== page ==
But Hayden knows the drill of being a teammate with supernova Rossi. They were together in the Honda factory garage during Hayden’s rookie MotoGP season in 2003.
•Suzuki: It was rumored that Suzuki might be the next Japanese manufacturer to leave MotoGP, following Kawasaki after the 2008 season. But Suzuki is staying in for 2011 with one bike for Alvaro Bautista, a rookie on a two-year deal in 2010. Veteran Loris Capirossi was jettisoned.
Bautista rode well on the Suzuki, especially during the second half of the season. But don’t expect much from this team in 2011, as it doesn’t have the resources or talent to compete with the other three factory teams and the best satellite teams.
•Yamaha Tech 3: The Yamaha Tech 3 team has established itself as the best satellite team in MotoGP over the last three years, thanks to the steady racing ability and setup skills of American veteran Colin Edwards.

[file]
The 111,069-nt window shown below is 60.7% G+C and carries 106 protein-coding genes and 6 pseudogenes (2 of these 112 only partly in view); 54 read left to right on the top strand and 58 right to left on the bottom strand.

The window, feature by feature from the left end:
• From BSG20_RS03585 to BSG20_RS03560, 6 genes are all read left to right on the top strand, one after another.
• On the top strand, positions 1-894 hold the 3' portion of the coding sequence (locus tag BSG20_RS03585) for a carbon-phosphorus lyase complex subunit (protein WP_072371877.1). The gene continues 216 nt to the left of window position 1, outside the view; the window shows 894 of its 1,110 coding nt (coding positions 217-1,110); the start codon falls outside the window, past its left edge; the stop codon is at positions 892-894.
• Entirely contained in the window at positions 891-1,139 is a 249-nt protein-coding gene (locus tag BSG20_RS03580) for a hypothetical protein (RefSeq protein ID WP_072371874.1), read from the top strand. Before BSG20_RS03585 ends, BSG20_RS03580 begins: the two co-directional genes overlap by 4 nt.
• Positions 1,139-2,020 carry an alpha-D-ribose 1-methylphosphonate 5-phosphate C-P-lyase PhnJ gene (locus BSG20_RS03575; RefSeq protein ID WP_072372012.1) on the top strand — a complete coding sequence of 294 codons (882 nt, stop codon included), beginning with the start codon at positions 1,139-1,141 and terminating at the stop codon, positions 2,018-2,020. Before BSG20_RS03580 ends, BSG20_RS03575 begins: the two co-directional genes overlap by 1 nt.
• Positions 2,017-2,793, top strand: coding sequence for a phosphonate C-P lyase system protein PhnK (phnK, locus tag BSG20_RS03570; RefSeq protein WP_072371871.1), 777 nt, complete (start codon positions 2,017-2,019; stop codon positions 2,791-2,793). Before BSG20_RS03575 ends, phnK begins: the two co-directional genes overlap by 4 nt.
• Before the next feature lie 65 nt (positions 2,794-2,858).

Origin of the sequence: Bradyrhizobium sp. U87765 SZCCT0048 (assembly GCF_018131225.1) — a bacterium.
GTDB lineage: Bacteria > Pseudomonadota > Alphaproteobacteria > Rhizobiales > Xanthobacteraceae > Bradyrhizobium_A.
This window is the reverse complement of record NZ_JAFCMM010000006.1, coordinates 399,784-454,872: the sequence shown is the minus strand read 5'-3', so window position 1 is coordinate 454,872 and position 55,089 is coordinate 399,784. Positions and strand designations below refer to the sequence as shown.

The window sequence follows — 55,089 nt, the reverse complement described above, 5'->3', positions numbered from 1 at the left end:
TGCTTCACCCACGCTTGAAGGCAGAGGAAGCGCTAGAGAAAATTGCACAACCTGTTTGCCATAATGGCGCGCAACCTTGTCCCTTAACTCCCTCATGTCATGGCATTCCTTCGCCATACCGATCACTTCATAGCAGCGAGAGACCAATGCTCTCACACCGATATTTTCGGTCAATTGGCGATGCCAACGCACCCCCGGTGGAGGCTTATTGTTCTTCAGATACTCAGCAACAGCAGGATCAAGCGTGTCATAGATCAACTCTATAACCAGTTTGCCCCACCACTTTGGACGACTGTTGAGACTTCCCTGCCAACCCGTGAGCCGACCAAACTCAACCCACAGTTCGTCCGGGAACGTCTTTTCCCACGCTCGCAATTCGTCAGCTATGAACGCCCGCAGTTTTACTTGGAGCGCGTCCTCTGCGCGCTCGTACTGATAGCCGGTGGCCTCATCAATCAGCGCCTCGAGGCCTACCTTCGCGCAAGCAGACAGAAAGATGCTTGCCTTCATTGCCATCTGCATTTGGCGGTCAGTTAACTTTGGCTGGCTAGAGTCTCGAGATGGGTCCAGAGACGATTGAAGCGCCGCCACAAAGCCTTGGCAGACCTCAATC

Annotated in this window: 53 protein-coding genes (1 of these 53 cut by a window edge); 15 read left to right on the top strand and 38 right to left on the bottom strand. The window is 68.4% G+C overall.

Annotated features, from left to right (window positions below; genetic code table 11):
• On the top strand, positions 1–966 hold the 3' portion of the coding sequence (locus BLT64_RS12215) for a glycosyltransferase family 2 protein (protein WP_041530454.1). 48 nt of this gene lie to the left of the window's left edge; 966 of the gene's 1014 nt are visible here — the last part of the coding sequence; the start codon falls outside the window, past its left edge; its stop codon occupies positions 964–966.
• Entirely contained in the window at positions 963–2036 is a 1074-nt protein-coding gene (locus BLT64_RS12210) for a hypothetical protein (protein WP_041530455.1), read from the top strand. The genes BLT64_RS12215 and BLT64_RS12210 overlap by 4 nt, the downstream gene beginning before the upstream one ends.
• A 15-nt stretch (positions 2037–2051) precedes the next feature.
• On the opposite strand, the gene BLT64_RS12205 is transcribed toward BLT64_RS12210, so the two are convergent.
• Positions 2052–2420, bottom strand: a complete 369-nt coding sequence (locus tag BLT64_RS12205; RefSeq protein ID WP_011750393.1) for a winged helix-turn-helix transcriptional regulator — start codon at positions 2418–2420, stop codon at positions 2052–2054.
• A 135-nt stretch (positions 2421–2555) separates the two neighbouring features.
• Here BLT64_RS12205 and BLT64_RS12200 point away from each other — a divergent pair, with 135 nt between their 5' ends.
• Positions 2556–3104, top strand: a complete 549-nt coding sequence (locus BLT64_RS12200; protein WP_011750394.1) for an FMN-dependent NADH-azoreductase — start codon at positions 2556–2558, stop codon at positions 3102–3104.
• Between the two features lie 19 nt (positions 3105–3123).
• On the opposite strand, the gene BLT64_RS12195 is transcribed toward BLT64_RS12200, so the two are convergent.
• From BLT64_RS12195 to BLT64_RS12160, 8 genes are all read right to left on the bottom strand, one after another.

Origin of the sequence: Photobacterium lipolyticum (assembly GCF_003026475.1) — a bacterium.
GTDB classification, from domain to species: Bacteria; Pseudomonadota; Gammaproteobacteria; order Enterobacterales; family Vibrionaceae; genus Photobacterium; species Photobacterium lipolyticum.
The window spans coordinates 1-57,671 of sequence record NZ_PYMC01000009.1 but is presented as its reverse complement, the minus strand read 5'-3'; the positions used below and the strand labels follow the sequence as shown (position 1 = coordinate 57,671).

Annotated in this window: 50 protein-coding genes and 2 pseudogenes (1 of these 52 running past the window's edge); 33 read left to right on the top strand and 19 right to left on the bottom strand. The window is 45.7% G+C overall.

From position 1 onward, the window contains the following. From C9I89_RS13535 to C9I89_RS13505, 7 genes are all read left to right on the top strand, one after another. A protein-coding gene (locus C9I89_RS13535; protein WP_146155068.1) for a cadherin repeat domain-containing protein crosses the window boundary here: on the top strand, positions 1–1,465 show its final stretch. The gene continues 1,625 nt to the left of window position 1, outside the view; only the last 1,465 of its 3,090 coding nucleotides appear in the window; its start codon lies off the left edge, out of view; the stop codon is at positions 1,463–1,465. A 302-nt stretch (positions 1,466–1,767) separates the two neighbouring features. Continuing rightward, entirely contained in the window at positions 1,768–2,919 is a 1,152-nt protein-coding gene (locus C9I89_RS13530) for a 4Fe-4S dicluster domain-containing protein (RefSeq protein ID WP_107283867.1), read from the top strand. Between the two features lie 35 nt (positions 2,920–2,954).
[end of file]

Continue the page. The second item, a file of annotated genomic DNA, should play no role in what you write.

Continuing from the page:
“The Texas Tornado” will stay at the team for 2011 after signing a one-year deal near the end of the 2010 season.
Rookie phenom and fellow Texan Spies was promoted to the Yamaha factory team alongside World Champion Lorenzo in 2011, so Tech 3 boss Herve Poncharal reached again into the World Superbike ranks – from which Edwards and Spies came – to snare British rider Cal Crutchlow for the team’s second bike.
•Honda Gresini: Honda’s top factory team again will feature the fastest ‘fro in worldwide motorsports, as the hirsute Marco Simoncelli returns after a promising rookie season with the team.
Japanese rider Hiroshi Aoyama replaces Italian veteran Marco Melandri in 2011. Aoyama produced some solid rides in 2010 on the underfunded Interwetten MotoGP team, which folded after the season.
This is a promising lineup featuring a pair of 250cc World Champions.